All By Myself for jazz singers and Edgard Varèse had finished Amériques. The music world changed thoroughly, more than once, during Saint-Saëns's lifetime, but it's almost impossible to find any trace of those changes in his music. Maybe conservatism lifted Saint-Saëns from the ranks of greatest composers, but if you are tired of music that are rooted in existential angst, he is a perfect composer for you. In his best works, like the delightful piano concertos, he proves that perfect form and superlative craftsmanship can produce wonderful music without philosophy.
I compiled a playlist for his Opus 1-169, after this Wikipedia page. It also includes important works without opus number, like the two unnumbered symphonies and arguably his most famous work, The Carnival of the Animals, which was not published in full until after his death – reportedly because Saint-Saëns feared it would affect his reputation as a serious composer. The two symphonies are very enjoyable, a Mozartean elegance runs throughout the first one, and Symphony "Urbs Roma" is powered with a Schumannesque impulse, which can hardly be found in Saint-Saëns's mature works.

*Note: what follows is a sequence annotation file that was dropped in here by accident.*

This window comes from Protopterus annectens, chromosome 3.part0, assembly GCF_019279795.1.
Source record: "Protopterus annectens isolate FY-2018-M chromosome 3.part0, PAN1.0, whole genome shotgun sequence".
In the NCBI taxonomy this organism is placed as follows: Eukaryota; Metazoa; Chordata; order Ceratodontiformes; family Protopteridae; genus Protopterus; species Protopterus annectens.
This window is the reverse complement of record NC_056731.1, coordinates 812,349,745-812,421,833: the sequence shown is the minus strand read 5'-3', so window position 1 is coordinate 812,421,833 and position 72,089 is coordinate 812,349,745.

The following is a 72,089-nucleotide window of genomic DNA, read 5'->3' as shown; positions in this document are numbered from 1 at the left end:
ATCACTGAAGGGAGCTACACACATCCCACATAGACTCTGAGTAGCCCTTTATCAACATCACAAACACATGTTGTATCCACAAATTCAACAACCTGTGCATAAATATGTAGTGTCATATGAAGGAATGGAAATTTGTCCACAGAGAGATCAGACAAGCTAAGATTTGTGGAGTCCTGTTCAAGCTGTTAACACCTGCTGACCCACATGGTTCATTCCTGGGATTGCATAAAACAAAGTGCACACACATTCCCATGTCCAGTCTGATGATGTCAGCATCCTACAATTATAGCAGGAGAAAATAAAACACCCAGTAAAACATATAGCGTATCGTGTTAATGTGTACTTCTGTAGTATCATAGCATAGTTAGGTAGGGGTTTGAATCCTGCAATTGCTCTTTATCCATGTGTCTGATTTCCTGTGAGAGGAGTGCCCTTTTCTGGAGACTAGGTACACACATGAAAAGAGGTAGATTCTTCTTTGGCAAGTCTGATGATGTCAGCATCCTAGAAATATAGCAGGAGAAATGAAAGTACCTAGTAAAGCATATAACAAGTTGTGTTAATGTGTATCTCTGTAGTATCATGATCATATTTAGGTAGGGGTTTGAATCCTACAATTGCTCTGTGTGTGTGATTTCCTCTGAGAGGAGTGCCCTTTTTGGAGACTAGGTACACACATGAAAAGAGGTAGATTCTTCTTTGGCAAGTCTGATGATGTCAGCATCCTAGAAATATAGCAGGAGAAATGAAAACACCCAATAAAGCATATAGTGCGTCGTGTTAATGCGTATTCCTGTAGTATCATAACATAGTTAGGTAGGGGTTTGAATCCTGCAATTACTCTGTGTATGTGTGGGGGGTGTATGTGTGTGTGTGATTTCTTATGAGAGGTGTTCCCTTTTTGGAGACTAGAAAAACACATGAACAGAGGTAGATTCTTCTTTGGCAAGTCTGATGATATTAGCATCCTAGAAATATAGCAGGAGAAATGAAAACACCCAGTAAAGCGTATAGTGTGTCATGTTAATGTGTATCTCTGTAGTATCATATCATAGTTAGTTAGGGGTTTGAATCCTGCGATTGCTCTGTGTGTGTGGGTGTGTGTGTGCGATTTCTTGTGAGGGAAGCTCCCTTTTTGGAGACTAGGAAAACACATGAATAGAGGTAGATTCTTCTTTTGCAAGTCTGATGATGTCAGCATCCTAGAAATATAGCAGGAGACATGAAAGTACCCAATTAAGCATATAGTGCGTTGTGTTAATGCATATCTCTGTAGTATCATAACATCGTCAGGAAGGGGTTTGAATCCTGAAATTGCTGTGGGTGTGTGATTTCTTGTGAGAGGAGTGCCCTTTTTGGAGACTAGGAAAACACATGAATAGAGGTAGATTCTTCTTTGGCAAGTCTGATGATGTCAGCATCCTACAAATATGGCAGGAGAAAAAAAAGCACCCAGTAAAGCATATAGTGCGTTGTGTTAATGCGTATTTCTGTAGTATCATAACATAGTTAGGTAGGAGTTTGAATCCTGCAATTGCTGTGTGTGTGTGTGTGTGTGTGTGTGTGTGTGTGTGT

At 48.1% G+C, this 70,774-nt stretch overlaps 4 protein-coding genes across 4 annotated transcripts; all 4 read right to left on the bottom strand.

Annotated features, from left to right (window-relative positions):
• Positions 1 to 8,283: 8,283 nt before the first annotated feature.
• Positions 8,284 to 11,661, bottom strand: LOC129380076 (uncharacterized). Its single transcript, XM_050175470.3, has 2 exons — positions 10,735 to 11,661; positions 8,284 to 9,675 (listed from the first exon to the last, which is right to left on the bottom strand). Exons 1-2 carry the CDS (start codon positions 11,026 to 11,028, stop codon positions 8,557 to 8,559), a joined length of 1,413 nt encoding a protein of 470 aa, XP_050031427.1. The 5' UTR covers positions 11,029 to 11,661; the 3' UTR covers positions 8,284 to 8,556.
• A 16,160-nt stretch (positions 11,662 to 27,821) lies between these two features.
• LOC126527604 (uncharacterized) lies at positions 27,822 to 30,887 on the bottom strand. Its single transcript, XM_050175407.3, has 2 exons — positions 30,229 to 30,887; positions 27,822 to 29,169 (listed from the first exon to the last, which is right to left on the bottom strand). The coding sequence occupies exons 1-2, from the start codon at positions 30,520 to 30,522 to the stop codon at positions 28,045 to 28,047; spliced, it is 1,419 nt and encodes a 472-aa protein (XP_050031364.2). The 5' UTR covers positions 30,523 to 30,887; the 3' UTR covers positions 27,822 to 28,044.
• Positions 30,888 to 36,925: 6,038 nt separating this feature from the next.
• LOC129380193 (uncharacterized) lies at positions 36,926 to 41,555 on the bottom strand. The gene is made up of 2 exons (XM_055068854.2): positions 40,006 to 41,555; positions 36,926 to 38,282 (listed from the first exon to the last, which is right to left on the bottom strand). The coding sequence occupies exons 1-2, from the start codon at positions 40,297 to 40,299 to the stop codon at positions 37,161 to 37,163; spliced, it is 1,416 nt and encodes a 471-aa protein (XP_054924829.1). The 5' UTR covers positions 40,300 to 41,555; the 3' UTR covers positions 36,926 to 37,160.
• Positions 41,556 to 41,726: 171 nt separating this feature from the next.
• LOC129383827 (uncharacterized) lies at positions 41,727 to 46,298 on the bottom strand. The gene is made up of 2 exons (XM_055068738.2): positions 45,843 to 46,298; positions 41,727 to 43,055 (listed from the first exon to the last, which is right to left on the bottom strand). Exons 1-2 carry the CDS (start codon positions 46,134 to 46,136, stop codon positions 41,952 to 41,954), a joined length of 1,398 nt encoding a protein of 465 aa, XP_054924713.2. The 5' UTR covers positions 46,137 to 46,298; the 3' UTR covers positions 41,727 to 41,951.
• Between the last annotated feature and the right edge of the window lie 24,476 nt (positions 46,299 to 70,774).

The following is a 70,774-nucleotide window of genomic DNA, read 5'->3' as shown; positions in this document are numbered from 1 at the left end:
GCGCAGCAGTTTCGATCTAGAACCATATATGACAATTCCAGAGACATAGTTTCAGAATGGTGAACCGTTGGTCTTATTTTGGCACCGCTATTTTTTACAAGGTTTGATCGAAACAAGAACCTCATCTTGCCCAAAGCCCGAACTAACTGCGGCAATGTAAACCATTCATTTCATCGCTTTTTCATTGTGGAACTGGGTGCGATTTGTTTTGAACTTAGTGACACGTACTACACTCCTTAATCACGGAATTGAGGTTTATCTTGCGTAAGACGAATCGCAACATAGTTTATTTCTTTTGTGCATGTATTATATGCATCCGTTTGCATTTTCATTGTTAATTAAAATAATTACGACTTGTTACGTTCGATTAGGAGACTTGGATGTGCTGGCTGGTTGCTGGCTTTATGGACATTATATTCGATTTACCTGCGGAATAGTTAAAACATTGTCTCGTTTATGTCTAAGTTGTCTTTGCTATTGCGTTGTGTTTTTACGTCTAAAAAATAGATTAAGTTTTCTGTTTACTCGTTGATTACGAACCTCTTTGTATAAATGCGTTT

Here's the Spotify playlist: Camille Saint-Saëns: Complete Works with Opus Number (329 tracks, total time: 1 day). Works without opus number are integrated in their chronological places, so the whole playlist is in chronological order. Ctrl (CMD)+G to browse in album view. All tracks are available on Spotify UK, and all but a few minor works are available on Spotify USA.